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  • Heather Chavin

Struggling to Ship Your Work? Boost Your Psychological Safety

How I f-ed up last week

This week I had a steamrolling incident. Upon delivering the necessary apologies, it shone a light on my #1 tactic for getting myself to ship my work, especially when it’s scary.


I’m in my fourth session of running GoGoSprint and each time I do it, I iterate something.


GoGoSprint is a diverse group of people coming together over two weeks on Zoom to use community support and accountability to get moving on the project of their choice. There are other bells and whistles but that’s the core. I have been struggling with how to push a little harder on the accountability piece without tipping over into shaming.


This time, I was sure I landed on the right configuration. During goal setting, I had each participant enter into a shared document the milestone they wanted to hit each day. At the end of our sessions, we could reference those milestones during our closing process. (Sprinters are encouraged to modify at any time because no project ever goes to plan - no shaming!)


Yes! I was almost positive it was going to work this time.


It’s totally working. I could tell on day 1 that the tone changed (sh*t just got REAL) as soon as I pulled up the sheet and started calling out people’s names and reading their milestones. This was, of course, after a reminder that not hitting them is expected and taking away a lesson learned is a big win.


Needless to say, I was very excited to see how the rest of the week played out.


One other aspect of the sprint is that you give back to the group in some way. You can do this by doing things like giving feedback at a mastermind or hosting a session. One of my long-time GoGoDone hosts, Peter, was taking the lead in hosting our second session. We came together and he got us warmed up and launched.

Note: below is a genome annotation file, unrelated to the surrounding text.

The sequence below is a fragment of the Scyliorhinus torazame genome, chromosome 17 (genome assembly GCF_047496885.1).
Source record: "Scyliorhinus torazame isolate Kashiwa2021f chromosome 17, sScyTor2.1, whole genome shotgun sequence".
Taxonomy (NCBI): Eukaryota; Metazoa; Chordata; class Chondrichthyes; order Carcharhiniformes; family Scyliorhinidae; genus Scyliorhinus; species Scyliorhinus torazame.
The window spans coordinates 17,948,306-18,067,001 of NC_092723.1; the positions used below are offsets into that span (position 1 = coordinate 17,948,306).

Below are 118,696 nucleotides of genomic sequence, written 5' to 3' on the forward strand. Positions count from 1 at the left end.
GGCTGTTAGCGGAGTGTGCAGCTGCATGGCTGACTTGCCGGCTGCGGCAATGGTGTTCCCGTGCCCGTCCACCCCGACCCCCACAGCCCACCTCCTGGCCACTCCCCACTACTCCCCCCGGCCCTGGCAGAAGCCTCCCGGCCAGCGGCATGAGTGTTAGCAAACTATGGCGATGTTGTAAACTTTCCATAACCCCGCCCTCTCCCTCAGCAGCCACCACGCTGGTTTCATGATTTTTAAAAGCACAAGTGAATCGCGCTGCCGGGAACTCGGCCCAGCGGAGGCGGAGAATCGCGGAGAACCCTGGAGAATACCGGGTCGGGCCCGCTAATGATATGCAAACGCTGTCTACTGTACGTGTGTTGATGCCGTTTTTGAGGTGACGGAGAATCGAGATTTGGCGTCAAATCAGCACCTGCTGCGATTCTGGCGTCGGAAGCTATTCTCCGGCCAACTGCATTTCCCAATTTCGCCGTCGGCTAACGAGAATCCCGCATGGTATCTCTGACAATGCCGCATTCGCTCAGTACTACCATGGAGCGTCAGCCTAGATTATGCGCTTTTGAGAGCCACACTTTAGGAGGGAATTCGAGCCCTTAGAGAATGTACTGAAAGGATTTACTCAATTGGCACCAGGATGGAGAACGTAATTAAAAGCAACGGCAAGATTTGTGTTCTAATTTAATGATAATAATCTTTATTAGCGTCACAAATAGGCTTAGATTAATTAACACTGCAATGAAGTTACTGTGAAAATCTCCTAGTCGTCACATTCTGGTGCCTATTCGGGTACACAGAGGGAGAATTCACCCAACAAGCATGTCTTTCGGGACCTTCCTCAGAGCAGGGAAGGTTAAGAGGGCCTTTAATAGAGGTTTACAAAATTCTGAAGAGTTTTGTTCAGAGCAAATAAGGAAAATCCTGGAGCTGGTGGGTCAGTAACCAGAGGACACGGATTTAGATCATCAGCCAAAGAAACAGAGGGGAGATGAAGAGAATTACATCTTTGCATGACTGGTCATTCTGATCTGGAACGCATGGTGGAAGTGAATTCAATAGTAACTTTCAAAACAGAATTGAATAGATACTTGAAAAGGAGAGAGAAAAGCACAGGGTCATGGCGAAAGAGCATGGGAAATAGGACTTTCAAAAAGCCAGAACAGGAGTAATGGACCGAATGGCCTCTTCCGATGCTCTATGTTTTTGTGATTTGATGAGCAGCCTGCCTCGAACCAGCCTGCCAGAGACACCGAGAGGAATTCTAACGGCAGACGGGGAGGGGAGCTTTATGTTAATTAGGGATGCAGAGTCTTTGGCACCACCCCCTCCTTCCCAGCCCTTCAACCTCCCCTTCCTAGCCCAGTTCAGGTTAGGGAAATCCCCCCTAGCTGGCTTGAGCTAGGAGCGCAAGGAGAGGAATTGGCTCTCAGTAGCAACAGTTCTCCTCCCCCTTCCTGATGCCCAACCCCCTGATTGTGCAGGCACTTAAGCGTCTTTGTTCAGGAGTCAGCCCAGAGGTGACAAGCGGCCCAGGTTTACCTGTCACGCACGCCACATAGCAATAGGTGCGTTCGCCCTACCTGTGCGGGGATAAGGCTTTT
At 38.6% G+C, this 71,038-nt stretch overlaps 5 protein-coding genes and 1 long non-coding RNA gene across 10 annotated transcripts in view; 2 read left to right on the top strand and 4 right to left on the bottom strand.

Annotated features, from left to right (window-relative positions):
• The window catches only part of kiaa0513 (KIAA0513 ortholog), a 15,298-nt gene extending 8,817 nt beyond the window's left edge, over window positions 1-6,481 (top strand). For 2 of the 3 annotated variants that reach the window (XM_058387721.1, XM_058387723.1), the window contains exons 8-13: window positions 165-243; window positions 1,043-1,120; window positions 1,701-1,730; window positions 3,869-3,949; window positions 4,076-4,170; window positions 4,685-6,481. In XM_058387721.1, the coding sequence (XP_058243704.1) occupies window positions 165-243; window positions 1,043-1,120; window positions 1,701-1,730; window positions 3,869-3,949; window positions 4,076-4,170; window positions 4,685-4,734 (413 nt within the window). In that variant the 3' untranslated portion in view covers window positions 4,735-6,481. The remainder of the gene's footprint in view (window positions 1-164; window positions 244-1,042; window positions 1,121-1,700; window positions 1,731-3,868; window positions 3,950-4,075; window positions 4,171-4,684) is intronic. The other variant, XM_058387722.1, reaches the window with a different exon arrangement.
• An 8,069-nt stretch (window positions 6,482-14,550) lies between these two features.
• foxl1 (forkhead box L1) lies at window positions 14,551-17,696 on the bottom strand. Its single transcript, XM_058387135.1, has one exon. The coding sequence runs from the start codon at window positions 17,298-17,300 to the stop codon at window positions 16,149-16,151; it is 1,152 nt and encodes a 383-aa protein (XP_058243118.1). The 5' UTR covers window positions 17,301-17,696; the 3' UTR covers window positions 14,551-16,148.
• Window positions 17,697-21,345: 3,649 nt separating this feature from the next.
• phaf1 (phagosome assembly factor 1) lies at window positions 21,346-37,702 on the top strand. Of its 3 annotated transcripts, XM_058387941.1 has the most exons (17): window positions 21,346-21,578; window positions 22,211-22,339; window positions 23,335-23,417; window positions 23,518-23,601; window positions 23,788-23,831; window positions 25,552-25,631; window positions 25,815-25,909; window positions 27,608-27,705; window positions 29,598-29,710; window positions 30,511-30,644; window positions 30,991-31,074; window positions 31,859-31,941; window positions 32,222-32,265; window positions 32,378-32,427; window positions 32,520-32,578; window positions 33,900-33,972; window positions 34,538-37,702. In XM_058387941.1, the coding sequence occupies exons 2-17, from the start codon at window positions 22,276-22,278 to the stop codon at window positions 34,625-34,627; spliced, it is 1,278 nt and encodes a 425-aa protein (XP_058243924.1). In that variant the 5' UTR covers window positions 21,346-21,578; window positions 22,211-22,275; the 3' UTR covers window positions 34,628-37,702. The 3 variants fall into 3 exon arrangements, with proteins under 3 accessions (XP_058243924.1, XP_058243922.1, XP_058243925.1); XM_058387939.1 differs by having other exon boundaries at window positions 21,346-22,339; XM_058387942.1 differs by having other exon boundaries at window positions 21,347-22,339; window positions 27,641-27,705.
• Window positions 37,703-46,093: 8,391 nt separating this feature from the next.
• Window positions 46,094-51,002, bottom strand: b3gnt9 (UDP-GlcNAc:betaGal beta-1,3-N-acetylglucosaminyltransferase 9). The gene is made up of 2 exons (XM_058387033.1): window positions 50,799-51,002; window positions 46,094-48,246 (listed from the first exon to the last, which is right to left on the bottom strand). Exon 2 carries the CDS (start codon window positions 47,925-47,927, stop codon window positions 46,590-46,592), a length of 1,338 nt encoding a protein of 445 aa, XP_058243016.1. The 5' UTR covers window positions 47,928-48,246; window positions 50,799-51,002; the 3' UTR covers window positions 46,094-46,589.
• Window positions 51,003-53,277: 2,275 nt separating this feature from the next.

When it came time to close the session and start the closing process, I 100% unconsciously took the reins and left Peter sitting there thinking, “Aren’t I supposed to do that?” And I did it in front of a dozen other people. Classy.


How to get more comfortable with apologizing



“Let’s take three deep breaths together with the bell.”


It was the next morning and Sally’s soothing voice guided me into a meditation. For me, meditation is either napping or just letting my monkey mind go nuts without getting wrapped up in it.


Well, that monkey mind ended up making a very interesting point the next morning. It was nice enough to connect the dots that in my excitement about my new iteration for the sprint, I’d put on my bossy pants and took over like a boozehound at an open bar (that analogy is 100% not autobiographical btw).


Did you know you can roll your eyes with your eyes closed? “Heather, seriously?! Good thing I’m an experienced apologizer…” So went my inner monologue as I took a particularly exasperated deep breath.


A few hours later I was on Zoom with Peter making my apologies. Luckily, Peter knows me well and was gracious enough to give me the benefit of the doubt. A couple of hours after that, I repeated the apology to this session’s sprinters.


It dawned on me that there used to be some resistance and uncomfortable shame that came with situations like this. Maybe even an urge to sweep it under the rug and hope no one noticed. I’m not going to say that I was happy about my mistake but I’ve had this experience enough times that my subconscious lizard brain isn’t scared anymore. It knows discomfort is coming and it will pass and we’ll all be happier on the other side.